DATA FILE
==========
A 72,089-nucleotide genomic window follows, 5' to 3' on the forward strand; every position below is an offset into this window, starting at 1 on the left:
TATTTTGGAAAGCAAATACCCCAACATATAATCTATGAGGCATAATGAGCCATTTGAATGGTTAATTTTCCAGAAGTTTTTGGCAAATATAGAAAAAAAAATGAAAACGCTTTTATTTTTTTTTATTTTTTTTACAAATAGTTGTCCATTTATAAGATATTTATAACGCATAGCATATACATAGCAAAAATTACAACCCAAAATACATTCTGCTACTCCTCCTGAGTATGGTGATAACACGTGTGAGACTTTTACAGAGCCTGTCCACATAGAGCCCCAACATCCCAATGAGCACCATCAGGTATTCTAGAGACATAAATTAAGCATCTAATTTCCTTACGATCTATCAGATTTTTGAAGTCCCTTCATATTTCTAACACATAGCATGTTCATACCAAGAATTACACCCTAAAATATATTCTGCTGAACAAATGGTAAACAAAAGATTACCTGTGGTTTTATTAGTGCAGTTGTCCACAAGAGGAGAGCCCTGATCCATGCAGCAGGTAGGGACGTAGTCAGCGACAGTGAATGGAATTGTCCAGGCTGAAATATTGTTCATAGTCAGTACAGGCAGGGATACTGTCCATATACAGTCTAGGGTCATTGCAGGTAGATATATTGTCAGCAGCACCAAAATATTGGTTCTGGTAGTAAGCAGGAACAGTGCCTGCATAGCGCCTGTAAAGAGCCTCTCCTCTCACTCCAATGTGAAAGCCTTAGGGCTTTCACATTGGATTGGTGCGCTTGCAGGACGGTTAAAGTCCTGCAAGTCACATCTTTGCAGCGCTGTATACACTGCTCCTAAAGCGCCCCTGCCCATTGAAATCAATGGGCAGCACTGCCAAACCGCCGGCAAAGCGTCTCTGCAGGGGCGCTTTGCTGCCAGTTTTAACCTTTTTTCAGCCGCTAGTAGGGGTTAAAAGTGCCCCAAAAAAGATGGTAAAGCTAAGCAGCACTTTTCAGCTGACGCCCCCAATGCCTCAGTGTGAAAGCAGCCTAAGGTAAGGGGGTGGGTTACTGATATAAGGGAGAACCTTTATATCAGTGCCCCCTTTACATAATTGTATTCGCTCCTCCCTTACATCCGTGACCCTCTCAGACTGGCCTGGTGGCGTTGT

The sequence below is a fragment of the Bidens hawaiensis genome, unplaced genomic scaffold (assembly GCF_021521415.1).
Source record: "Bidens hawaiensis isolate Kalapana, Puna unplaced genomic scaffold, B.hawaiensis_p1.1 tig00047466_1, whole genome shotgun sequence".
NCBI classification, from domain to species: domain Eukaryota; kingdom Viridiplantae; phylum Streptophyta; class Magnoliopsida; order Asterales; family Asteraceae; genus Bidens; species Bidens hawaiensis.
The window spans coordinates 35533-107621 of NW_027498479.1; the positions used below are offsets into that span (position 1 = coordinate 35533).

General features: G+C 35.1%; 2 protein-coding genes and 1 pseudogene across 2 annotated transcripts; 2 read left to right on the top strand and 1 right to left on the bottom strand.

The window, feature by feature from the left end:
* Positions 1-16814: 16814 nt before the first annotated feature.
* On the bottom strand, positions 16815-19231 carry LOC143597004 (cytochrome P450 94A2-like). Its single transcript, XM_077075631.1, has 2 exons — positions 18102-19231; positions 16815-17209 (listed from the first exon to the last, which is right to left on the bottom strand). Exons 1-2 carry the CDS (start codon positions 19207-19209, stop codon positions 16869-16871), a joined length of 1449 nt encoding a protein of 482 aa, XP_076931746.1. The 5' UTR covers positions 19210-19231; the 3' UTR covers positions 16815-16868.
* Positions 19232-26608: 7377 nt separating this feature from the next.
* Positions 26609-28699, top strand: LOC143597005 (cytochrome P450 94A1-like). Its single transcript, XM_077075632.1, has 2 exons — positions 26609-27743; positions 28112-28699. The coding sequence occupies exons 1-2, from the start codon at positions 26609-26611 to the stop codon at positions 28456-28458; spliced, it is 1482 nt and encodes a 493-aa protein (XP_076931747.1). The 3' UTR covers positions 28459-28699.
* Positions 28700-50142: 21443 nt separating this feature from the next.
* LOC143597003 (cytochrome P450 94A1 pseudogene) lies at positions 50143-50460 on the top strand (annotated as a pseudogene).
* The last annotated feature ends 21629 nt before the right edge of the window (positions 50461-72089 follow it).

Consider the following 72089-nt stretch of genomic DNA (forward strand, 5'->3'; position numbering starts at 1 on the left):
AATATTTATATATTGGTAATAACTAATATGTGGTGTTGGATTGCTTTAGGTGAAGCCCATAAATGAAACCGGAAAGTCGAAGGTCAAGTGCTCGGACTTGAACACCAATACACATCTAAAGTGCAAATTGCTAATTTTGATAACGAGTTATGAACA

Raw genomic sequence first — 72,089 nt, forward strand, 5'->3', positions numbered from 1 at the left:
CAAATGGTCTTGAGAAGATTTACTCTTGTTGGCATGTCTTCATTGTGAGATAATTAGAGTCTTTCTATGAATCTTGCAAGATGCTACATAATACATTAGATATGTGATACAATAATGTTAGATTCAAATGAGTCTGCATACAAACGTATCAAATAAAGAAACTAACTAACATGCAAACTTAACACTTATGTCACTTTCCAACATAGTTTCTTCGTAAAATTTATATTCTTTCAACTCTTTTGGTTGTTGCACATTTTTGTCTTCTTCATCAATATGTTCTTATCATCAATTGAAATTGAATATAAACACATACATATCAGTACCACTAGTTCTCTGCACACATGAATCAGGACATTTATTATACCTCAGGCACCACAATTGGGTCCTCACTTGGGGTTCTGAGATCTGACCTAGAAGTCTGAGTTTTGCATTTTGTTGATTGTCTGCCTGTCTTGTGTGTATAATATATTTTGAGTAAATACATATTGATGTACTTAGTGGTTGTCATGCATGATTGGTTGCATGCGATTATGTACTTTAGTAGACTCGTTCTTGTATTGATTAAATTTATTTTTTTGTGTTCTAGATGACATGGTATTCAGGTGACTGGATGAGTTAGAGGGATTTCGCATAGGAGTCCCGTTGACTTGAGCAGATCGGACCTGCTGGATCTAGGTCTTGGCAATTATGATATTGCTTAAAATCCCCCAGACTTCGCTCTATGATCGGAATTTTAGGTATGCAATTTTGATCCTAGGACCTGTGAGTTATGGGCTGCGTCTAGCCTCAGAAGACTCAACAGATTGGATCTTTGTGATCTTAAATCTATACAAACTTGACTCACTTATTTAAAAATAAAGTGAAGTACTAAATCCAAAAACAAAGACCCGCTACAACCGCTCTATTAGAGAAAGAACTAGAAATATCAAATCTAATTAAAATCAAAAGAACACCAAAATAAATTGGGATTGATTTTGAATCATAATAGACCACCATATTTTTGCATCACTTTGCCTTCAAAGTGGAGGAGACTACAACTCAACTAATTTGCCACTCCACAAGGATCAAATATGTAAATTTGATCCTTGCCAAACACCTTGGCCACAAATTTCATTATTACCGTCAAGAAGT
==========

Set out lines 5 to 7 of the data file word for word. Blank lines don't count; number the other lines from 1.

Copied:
NCBI classification, from domain to species: domain Eukaryota; kingdom Viridiplantae; phylum Streptophyta; class Magnoliopsida; order Asterales; family Asteraceae; genus Bidens; species Bidens hawaiensis.
The window spans coordinates 35533-107621 of NW_027498479.1; the positions used below are offsets into that span (position 1 = coordinate 35533).

General features: G+C 35.1%; 2 protein-coding genes and 1 pseudogene across 2 annotated transcripts; 2 read left to right on the top strand and 1 right to left on the bottom strand.